freeline-25 - Page 198

The Big Common
solid in weed again. This time it was
only for a few seconds, and I managed
to pull the fish away from the
weedbed and into the open water. As
it became more and more tired, up to
the surface came a big ball of weed
with a very big common attached to
it. Knowing it could have been only
one of two fish (the Big Headed or
Nina), I loosened off the clutch in case
it bolted, which it did, burying itself
yet again in a weedbed. Unfortunately for me this time when I applied
pressure, the hooklink snapped about
an inch from the hook, leaving me
gutted. Had I just lost Nina the 40p l u s c o m m o n ? I ’ l l n e v e r k n o w,
although to this day I’m almost certain I did.
The next time I returned to Twynersh things had changed, as the temperature had risen right up, the fish
had now pushed out of the snags into
more open areas of the lake and were
grouping up showing up against the
island in the shallow water. Seeing
fish showing in the Pub swim, I
headed round there and quickly
started setting up when I saw two
twenty pounders swim into a margin
bush. Quickly setting up, I baitingspooned a single Diamond White
pop-up tight to the bush and locked
the rod up. Within ten minutes that
rod doubled over and I landed a 27lb
11oz mirror, which was quickly photographed by a bailiff and returned. A
good start, I thought.
As the sun came out I started seeing fish right up against the island
sticking their backs out in 3ft of
water, which looked good for a bite.
Knowing Diamond Whites were a
good visual bait, I knew it wouldn’t be
long before they found them in 3ft of
water, so I cast two single pop-ups
relatively tight to the island where
they were showing, knowing that
when it cooled down I would possibly
get a take. The fish remained showing
on the surface on top of my bait all
day but nothing happened till the
evening as it started to cool down.
As I was preparing to sort the rods
in good time for the night my swinger
twitched and lifted and dropped
down to the floor. Looking at the spot,
I saw a huge swirl, quickly hit the rod
and found myself into a good fish.
This fish fought and after a 15-minute
fight I had the Hoover in the bottom
of my net and number three of the
four A-Team fish, leaving just Nina.
Over the moon, Dave and I hoisted
her up onto the scales they she settled at 34lbs and made my day. The
temperature was starting to drop, so I
repositioned the rod back towards the
island but chose to fish the bottom of
the shelf as it was clear skies and it
was going to be chilly during the
night, making 2-3ft of water maybe
not such a good idea. I opted for Cell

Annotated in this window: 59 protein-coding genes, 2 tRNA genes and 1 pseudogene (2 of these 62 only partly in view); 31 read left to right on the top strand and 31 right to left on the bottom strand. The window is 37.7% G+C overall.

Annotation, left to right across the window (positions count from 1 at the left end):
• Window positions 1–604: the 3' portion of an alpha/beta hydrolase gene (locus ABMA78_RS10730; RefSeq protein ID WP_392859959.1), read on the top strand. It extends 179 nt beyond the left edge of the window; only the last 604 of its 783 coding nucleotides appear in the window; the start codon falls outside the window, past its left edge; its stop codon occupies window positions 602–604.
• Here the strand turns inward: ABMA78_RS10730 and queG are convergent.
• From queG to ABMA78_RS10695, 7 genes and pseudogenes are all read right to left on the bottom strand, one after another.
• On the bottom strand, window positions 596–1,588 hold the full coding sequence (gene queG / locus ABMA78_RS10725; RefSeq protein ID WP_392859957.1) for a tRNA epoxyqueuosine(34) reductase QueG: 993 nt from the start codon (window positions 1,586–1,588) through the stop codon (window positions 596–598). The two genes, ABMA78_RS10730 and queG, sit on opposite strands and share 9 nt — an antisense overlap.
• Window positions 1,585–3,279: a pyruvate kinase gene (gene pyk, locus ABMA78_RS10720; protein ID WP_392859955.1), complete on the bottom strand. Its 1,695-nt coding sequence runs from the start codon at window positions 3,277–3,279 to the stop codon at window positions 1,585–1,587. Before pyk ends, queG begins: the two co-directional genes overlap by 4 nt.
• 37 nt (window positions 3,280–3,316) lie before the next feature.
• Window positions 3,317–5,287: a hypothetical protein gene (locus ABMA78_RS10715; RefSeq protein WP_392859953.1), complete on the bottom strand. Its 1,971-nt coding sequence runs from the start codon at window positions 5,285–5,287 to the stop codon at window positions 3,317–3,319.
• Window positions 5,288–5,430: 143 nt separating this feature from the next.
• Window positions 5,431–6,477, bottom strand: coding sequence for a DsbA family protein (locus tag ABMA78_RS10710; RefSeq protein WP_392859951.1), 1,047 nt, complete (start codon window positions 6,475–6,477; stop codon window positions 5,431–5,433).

bottom baits with a two-bait stringer
on this rod and a scattering of 30
whole baits, which resulted in a
screaming take in the last few minutes of daylight from Baby Baz again,
at 32lb 15oz.
The night passed with no bites
when at first light my margin rod doubled over on the right hand bush
resulting in a 24lb 7oz mirror, which I
returned after a couple of snaps. The
hot weather I’d seen the day before
was starting to return, and with this I
knew the fish would push back up
onto that island shelf to sun themselves at some point, so I changed
back to the Diamond Whites and cast
two rods back up onto the shallow
shelf before they showed up, as firing
leads at them in 3ft of water whilst
they were chilling with their backs
out seemed silly. As predicted, the
carp soon showed up, and with three
or four large backs sticking out of the
water bow waving around near my
spot I thought the rods were good to
go, but nothing happened.
The day passed without a bite until
late evening when my left hand spot
on the shelf erupted, leaving my
Delkim tearing off. Hitting it I found
myself attached to a big fish, which
by the time I got it close in had
attracted a small crowd. We could see
it was a big common. “Nina?” I
thought, but it wasn’t to be, as upon
netting it, it was the Big Headed
Common again at 33lbs. After a few
snaps we slipped her back in the left
hand margin, and I began rebaiting
and positioning my rods for my second night, which resulted in nothing.
I recast about 6am in anticipation of a
bite. Taking into account I’d already
banked three of the A-Team in this
session, “Nina the 40lb common next
bite” was all I could think about.
Soon after that my right hand rod
on the snag doubled over, which
found me attached to a good fish.
Because the spot was only 8m from
my rod tip I could clearly see I was
into a big common, but with it going
berserk I couldn’t see which common. Again I thought, could I be playing the big common? A couple of
anglers and a bailiff came round to
lend a hand and after about ten minutes I had the common in the net.
When lifting the fish I could see it was
a good’un but clearly not Nina. Upon
unravelling the landing net there she
was – the Big Headed common sitting on my unhooking mat for the
second time in 12 hours, looking
nearly as unhappy as me. The bailiff
and I decided not to bother weighing
her, and just did a quick snap of one
flank due to a poor photo on one side
the night before, then slipped her
A couple of weeks after this the


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